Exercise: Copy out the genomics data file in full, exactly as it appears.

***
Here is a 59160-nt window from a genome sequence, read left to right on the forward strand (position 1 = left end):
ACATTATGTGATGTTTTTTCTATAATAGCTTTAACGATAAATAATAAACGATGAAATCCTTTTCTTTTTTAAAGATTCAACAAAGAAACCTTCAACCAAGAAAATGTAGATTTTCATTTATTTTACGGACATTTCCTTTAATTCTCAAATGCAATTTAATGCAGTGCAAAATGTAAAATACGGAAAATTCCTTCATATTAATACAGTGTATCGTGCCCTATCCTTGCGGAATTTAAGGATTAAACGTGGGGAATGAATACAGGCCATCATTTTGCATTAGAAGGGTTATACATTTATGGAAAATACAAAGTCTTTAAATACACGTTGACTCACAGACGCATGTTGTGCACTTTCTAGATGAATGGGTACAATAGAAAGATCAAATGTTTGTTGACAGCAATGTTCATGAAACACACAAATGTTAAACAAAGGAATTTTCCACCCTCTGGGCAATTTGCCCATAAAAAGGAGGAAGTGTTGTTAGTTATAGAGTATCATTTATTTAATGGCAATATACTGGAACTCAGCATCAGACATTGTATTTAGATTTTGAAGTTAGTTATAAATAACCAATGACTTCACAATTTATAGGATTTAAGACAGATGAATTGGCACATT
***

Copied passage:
Here is a 59160-nt window from a genome sequence, read left to right on the forward strand (position 1 = left end):
ACATTATGTGATGTTTTTTCTATAATAGCTTTAACGATAAATAATAAACGATGAAATCCTTTTCTTTTTTAAAGATTCAACAAAGAAACCTTCAACCAAGAAAATGTAGATTTTCATTTATTTTACGGACATTTCCTTTAATTCTCAAATGCAATTTAATGCAGTGCAAAATGTAAAATACGGAAAATTCCTTCATATTAATACAGTGTATCGTGCCCTATCCTTGCGGAATTTAAGGATTAAACGTGGGGAATGAATACAGGCCATCATTTTGCATTAGAAGGGTTATACATTTATGGAAAATACAAAGTCTTTAAATACACGTTGACTCACAGACGCATGTTGTGCACTTTCTAGATGAATGGGTACAATAGAAAGATCAAATGTTTGTTGACAGCAATGTTCATGAAACACACAAATGTTAAACAAAGGAATTTTCCACCCTCTGGGCAATTTGCCCATAAAAAGGAGGAAGTGTTGTTAGTTATAGAGTATCATTTATTTAATGGCAATATACTGGAACTCAGCATCAGACATTGTATTTAGATTTTGAAGTTAGTTATAAATAACCAATGACTTCACAATTTATAGGATTTAAGACAGATGAATTGGCACATT